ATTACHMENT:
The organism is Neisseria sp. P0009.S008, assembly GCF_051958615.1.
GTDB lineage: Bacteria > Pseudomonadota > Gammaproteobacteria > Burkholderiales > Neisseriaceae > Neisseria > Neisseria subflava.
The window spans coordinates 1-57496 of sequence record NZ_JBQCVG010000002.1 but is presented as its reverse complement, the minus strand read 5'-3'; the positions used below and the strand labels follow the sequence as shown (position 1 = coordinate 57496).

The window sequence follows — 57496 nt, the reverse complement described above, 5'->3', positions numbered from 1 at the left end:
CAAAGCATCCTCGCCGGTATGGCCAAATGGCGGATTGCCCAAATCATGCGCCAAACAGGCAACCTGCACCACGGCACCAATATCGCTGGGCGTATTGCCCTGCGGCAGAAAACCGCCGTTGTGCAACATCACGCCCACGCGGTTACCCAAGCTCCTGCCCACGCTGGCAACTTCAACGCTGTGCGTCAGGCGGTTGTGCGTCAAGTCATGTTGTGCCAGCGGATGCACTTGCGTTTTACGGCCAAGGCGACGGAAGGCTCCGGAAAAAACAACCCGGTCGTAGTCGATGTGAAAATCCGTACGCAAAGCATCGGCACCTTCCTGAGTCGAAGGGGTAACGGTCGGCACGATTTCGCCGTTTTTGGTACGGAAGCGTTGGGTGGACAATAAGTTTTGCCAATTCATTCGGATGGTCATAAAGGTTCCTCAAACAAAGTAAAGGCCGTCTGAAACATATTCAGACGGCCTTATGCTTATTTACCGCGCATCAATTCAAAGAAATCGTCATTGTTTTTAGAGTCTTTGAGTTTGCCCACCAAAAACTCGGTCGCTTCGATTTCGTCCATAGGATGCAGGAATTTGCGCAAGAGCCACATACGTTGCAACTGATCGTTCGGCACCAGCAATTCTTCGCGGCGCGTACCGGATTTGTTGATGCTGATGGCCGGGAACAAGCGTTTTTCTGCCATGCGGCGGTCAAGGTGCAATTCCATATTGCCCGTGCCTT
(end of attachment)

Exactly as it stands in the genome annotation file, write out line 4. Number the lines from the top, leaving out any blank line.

The window sequence follows — 57496 nt, the reverse complement described above, 5'->3', positions numbered from 1 at the left end: